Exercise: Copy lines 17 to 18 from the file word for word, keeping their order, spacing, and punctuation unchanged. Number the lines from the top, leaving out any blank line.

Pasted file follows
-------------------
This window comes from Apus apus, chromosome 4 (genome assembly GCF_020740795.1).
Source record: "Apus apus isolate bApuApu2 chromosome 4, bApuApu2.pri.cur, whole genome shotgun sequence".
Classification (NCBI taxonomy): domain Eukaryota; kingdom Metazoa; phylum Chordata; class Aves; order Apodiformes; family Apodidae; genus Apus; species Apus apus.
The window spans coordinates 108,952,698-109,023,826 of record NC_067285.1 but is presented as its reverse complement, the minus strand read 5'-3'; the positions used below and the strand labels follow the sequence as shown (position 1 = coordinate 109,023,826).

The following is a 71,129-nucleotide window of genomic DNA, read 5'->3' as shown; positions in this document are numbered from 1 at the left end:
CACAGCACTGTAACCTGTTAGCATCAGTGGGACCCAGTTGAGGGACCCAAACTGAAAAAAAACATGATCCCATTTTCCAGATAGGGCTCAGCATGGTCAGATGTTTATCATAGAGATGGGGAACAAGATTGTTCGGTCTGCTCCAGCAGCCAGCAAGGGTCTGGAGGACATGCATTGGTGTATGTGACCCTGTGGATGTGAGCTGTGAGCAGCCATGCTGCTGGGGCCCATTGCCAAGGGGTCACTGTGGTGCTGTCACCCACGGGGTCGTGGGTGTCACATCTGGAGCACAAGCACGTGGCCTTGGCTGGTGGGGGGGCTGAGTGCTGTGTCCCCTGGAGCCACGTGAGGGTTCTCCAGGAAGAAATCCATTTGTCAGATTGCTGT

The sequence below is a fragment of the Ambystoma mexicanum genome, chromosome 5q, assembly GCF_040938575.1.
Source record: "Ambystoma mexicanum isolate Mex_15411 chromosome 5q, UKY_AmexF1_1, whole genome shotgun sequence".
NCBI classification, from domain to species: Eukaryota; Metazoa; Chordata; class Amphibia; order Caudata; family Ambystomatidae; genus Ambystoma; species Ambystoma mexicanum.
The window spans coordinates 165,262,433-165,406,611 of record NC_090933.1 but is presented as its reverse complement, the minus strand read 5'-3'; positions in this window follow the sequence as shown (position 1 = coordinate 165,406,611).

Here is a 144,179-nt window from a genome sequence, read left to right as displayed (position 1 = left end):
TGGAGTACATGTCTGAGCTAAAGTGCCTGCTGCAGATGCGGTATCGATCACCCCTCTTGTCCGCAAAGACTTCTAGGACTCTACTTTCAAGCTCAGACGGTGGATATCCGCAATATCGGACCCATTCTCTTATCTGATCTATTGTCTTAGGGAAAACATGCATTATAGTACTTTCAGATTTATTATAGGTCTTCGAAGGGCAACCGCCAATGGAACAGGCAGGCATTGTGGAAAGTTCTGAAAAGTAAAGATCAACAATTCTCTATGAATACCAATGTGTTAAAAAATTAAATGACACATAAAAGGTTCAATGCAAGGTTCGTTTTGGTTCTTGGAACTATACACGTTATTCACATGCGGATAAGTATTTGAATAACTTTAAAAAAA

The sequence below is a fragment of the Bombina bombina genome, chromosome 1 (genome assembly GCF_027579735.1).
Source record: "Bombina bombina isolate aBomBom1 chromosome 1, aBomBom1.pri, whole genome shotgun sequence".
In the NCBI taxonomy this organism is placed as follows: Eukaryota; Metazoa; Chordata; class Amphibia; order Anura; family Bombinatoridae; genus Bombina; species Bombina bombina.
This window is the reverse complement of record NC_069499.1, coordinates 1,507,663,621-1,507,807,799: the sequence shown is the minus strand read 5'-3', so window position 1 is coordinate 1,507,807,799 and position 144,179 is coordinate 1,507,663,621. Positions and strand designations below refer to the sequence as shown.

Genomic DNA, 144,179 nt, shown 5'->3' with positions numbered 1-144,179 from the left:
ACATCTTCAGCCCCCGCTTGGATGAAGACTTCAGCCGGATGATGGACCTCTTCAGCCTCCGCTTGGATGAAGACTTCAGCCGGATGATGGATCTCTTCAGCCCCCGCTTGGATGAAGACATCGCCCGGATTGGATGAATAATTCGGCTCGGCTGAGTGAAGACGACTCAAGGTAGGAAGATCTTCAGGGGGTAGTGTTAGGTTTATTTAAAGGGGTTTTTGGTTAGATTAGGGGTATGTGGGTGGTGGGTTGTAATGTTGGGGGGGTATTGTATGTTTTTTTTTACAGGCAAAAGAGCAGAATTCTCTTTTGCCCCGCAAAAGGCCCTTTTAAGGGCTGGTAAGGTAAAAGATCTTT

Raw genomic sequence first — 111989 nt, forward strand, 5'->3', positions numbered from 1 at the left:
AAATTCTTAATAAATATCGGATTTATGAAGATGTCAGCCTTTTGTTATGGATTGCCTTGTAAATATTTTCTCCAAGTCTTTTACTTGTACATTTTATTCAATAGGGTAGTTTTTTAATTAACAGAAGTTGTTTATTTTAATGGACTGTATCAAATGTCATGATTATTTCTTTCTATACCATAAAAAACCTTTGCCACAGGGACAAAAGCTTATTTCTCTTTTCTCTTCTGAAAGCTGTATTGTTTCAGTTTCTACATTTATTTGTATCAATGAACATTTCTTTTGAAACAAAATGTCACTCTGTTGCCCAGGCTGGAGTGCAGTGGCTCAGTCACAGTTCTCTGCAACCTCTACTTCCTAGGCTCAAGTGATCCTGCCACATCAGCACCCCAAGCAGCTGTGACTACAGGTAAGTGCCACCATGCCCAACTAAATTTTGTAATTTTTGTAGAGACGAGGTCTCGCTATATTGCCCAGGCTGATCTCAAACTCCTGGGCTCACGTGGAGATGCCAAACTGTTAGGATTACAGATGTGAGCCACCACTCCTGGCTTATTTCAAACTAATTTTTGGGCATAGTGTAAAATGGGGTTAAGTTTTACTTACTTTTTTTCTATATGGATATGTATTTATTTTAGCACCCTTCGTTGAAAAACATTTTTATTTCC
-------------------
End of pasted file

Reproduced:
Genomic DNA, 144,179 nt, shown 5'->3' with positions numbered 1-144,179 from the left:
ACATCTTCAGCCCCCGCTTGGATGAAGACTTCAGCCGGATGATGGACCTCTTCAGCCTCCGCTTGGATGAAGACTTCAGCCGGATGATGGATCTCTTCAGCCCCCGCTTGGATGAAGACATCGCCCGGATTGGATGAATAATTCGGCTCGGCTGAGTGAAGACGACTCAAGGTAGGAAGATCTTCAGGGGGTAGTGTTAGGTTTATTTAAAGGGGTTTTTGGTTAGATTAGGGGTATGTGGGTGGTGGGTTGTAATGTTGGGGGGGTATTGTATGTTTTTTTTTACAGGCAAAAGAGCAGAATTCTCTTTTGCCCCGCAAAAGGCCCTTTTAAGGGCTGGTAAGGTAAAAGATCTTT